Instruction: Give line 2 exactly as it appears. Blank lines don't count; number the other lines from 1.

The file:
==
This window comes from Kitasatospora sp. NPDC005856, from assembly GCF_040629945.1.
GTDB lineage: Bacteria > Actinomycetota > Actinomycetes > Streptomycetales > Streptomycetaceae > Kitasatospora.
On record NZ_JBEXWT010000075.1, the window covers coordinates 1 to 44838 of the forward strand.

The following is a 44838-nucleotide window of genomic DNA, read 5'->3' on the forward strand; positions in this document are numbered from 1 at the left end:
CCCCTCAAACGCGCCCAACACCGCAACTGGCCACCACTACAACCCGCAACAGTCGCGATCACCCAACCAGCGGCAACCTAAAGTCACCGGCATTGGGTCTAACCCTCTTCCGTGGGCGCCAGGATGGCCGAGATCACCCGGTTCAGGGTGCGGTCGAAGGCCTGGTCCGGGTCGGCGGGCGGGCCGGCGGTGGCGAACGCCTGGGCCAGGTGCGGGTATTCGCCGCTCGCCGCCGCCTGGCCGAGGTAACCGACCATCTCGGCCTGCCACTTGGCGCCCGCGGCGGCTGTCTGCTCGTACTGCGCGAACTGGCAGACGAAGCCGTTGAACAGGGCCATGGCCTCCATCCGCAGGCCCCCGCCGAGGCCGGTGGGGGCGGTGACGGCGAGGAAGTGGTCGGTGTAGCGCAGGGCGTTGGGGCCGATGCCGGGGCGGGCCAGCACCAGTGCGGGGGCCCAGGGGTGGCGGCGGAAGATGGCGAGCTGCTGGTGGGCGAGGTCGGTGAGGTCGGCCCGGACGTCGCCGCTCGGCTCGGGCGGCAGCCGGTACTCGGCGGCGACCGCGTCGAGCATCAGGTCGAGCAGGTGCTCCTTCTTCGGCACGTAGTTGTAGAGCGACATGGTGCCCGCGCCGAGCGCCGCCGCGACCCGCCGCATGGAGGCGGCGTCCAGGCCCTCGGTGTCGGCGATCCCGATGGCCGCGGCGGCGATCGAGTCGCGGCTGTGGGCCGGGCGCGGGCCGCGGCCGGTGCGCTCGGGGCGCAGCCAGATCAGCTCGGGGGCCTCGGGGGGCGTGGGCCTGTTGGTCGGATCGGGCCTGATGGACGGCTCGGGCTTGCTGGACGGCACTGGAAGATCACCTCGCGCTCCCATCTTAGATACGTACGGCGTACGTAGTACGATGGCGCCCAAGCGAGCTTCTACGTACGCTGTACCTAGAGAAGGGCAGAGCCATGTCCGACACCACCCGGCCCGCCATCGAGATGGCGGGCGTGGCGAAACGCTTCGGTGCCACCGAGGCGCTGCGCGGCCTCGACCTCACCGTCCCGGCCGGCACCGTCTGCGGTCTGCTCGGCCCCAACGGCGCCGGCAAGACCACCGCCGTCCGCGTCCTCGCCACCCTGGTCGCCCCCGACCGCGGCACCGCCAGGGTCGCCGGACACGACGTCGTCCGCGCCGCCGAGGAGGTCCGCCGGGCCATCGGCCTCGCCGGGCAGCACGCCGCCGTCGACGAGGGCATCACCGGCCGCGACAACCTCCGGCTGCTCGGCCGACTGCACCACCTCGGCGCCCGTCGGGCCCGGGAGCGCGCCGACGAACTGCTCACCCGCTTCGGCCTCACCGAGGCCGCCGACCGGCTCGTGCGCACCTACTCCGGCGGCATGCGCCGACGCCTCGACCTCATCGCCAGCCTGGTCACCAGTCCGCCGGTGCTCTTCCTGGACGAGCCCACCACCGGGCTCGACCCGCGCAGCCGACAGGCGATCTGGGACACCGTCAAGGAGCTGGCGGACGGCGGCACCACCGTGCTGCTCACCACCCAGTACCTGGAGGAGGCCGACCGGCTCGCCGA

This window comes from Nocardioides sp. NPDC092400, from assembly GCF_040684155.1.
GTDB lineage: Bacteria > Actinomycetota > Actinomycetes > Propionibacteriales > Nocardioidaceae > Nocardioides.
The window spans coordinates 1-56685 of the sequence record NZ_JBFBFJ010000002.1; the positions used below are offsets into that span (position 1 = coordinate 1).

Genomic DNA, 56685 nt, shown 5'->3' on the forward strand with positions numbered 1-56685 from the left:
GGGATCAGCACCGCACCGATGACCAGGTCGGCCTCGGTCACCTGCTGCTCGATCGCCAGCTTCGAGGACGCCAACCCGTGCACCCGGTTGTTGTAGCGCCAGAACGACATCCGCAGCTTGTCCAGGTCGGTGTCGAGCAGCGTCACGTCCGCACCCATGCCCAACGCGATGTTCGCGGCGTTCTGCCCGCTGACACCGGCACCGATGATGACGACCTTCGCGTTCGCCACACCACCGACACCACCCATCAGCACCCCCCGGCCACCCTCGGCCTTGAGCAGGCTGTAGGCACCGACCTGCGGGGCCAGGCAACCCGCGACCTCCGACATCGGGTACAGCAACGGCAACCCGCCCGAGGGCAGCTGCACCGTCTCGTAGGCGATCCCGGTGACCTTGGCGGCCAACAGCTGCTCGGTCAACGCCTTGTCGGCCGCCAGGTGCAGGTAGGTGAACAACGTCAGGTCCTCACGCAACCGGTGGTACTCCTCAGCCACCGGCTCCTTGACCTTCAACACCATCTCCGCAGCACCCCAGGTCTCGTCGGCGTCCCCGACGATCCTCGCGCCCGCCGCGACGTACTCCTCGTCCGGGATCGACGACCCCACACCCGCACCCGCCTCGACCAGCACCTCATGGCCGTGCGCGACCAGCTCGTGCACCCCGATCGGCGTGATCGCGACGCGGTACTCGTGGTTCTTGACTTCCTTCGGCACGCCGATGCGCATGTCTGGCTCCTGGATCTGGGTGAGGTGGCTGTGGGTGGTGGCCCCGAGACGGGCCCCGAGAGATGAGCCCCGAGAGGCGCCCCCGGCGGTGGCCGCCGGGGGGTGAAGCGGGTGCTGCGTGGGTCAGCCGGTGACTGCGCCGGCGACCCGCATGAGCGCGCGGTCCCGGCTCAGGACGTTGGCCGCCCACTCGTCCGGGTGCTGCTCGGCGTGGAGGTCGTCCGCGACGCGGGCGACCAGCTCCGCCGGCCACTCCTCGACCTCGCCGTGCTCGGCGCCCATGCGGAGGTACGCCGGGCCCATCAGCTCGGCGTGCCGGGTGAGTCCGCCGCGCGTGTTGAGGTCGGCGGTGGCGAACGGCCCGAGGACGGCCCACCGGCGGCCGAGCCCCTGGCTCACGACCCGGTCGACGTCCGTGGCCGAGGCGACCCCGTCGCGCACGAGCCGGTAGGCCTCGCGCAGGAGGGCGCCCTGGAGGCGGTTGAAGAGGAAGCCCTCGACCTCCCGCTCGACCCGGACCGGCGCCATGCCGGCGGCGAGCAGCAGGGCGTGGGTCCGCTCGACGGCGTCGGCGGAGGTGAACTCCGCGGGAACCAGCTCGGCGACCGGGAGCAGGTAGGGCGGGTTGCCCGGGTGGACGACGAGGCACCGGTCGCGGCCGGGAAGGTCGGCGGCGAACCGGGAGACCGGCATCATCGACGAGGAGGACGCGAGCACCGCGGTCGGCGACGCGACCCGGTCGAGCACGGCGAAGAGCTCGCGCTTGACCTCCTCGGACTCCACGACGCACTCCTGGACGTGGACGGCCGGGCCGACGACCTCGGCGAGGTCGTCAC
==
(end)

GTDB lineage: Bacteria > Actinomycetota > Actinomycetes > Streptomycetales > Streptomycetaceae > Kitasatospora.